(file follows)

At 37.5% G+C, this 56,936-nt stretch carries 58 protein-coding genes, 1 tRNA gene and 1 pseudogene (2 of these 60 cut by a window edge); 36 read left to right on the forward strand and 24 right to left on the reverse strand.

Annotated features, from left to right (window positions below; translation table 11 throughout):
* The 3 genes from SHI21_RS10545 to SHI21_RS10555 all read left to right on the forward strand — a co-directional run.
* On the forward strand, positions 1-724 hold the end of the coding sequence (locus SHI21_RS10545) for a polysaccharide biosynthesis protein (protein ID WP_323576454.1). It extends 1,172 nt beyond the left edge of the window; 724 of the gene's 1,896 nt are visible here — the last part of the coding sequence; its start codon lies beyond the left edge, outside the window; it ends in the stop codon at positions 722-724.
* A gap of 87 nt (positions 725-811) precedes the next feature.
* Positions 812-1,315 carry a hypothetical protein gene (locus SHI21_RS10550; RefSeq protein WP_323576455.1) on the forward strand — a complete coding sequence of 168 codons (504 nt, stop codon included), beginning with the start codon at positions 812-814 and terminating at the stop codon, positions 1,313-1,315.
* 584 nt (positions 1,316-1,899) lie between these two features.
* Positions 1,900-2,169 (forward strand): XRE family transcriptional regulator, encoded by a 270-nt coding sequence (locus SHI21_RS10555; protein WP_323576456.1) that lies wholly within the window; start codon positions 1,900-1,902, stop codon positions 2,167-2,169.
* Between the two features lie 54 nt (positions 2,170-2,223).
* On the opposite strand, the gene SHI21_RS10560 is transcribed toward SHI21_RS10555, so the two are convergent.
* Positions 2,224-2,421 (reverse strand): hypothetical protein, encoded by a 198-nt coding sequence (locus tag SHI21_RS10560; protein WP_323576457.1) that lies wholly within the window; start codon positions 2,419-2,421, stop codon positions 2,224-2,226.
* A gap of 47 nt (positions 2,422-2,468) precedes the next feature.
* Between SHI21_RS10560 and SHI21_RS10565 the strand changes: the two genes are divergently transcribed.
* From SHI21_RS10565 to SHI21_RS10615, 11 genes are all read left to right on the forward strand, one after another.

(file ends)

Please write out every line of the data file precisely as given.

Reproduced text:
At 37.5% G+C, this 56,936-nt stretch carries 58 protein-coding genes, 1 tRNA gene and 1 pseudogene (2 of these 60 cut by a window edge); 36 read left to right on the forward strand and 24 right to left on the reverse strand.

Annotated features, from left to right (window positions below; translation table 11 throughout):
* The 3 genes from SHI21_RS10545 to SHI21_RS10555 all read left to right on the forward strand — a co-directional run.
* On the forward strand, positions 1-724 hold the end of the coding sequence (locus SHI21_RS10545) for a polysaccharide biosynthesis protein (protein ID WP_323576454.1). It extends 1,172 nt beyond the left edge of the window; 724 of the gene's 1,896 nt are visible here — the last part of the coding sequence; its start codon lies beyond the left edge, outside the window; it ends in the stop codon at positions 722-724.
* A gap of 87 nt (positions 725-811) precedes the next feature.
* Positions 812-1,315 carry a hypothetical protein gene (locus SHI21_RS10550; RefSeq protein WP_323576455.1) on the forward strand — a complete coding sequence of 168 codons (504 nt, stop codon included), beginning with the start codon at positions 812-814 and terminating at the stop codon, positions 1,313-1,315.
* 584 nt (positions 1,316-1,899) lie between these two features.
* Positions 1,900-2,169 (forward strand): XRE family transcriptional regulator, encoded by a 270-nt coding sequence (locus SHI21_RS10555; protein WP_323576456.1) that lies wholly within the window; start codon positions 1,900-1,902, stop codon positions 2,167-2,169.
* Between the two features lie 54 nt (positions 2,170-2,223).
* On the opposite strand, the gene SHI21_RS10560 is transcribed toward SHI21_RS10555, so the two are convergent.
* Positions 2,224-2,421 (reverse strand): hypothetical protein, encoded by a 198-nt coding sequence (locus tag SHI21_RS10560; protein WP_323576457.1) that lies wholly within the window; start codon positions 2,419-2,421, stop codon positions 2,224-2,226.
* A gap of 47 nt (positions 2,422-2,468) precedes the next feature.
* Between SHI21_RS10560 and SHI21_RS10565 the strand changes: the two genes are divergently transcribed.
* From SHI21_RS10565 to SHI21_RS10615, 11 genes are all read left to right on the forward strand, one after another.